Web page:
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I was using Transmission to download some stuff, when I got a notification that there was only 800 MB of free space left.

I soon rebooted, only to find out, that i could not login again. I would get an error stating, that the default configuration had changed for "gnome-power-manager" and to contact my system-administrator, though i am the sysadmin. Every time i tried to login it would fail and the whole thing was in low graphics mode.

So my question is if there is a way to fix this?

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closed as too localized by Luis Alvarado Mar 14 '13 at 16:35

This question is unlikely to help any future visitors; it is only relevant to a small geographic area, a specific moment in time, or an extraordinarily narrow situation that is not generally applicable to the worldwide audience of the internet. For help making this question more broadly applicable, visit the help center.If this question can be reworded to fit the rules in the help center, please edit the question.

Sounds like your HD is too full for its own good. You can break in through recovery mode and delete a few things in a few simple steps:

  1. Hold the left shift key when your BIOS screen shows up. Keep holding it until you're given a GRUB menu screen.

  2. Select the first recovery mode option.

  3. When given the choice, select the root console option.

  4. You're now in single user text mode. You can move around and (provided your user files aren't encrypted) you can delete, add/remove packages, etc. This should give you enough time to delete a few non-essential things (I'd free up a couple of gigabytes to be sure).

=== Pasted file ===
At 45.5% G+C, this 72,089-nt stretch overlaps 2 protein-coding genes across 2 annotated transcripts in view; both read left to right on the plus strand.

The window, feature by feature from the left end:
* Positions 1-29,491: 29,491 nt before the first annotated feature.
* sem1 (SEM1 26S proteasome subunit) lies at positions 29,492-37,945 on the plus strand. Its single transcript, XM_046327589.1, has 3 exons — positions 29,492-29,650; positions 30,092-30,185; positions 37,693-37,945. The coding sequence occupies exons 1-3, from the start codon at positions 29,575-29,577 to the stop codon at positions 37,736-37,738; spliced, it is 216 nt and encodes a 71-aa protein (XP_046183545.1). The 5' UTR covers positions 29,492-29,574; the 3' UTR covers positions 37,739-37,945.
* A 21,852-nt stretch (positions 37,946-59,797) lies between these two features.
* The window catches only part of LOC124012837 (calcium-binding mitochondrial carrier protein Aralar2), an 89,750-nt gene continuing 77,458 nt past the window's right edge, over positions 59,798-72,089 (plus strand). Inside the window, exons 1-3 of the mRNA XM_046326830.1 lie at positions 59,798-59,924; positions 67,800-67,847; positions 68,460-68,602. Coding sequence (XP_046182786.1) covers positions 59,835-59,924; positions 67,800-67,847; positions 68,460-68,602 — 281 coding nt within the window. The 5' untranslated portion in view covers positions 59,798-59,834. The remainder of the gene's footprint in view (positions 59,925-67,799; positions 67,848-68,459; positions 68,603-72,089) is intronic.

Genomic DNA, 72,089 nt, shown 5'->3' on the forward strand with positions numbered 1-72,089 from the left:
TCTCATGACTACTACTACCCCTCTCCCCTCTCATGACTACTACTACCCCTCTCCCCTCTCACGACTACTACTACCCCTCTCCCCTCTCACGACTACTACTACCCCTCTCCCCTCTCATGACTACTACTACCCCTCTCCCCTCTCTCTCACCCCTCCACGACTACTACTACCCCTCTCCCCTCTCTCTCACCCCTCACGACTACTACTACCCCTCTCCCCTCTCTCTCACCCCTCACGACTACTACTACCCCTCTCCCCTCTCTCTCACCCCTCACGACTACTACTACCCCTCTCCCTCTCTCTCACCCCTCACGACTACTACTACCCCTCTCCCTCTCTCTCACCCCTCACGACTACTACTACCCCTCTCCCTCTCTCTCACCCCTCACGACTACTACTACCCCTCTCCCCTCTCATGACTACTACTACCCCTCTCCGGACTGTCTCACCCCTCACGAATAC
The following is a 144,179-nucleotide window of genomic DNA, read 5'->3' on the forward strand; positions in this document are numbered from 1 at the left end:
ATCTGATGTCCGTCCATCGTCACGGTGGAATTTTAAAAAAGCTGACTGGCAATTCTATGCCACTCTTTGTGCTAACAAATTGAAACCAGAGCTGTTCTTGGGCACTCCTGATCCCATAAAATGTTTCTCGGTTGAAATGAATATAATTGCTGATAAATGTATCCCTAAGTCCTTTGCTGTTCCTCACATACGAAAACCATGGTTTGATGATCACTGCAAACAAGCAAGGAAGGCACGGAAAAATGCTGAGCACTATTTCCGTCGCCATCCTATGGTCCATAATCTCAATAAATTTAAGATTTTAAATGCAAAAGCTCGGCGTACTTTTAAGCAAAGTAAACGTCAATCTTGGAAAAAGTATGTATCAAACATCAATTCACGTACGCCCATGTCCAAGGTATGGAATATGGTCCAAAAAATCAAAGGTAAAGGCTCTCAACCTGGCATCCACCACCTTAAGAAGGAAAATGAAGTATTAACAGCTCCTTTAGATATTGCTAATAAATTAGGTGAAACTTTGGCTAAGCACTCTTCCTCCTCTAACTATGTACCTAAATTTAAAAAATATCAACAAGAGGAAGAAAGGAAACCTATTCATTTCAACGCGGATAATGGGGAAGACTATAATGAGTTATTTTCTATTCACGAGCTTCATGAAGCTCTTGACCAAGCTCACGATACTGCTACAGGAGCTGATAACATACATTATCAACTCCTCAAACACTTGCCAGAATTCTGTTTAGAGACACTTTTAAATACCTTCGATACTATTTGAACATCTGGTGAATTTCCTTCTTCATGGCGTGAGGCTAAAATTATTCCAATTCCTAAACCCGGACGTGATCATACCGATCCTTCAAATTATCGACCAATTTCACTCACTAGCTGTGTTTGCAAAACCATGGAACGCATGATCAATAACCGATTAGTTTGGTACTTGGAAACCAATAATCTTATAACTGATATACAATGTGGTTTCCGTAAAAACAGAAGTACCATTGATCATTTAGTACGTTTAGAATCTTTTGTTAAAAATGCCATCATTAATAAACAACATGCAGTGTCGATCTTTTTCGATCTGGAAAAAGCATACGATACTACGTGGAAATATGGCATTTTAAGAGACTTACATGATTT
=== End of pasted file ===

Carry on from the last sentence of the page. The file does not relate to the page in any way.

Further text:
You can also always move them off to a USB disk but I'm not sure if they auto-mount in single user mode so you might have to do it yourself.

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Once logged into a terminal, as per qbi's post, you can clear out your package cache to free up some space:

sudo apt-get clean

When apt downloads packages it caches copies of them in /var/cache/apt/, this command will clean out the package cache.

You can use du -h /var/cache/apt before and after clearing the cache, to see how much space you have left before and after.

You can also run df -h to see how much space you have on all mounted devices, ie your hard drives.

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From your question it looks like your hard drive has no (or too less) free space. Usually this leads to some strange behavior in some software. You can try to go a virtual terminal. Press Ctrl+Alt+F1 and enter your username and password. Now it should open a shell. If you are familiar with it, you can browse around, look for large files and move them away or delete them.

If it doesn't work or you're unfamiliar with a shell, you can also use some live CD. I would suggest Knoppix. You download the image, burn it on CD and start the CD. It starts some Linux environment with a graphical mode. There you can browse your hard drive and also move away/delete unneeded files. If there is more free space your problems will probably go away.

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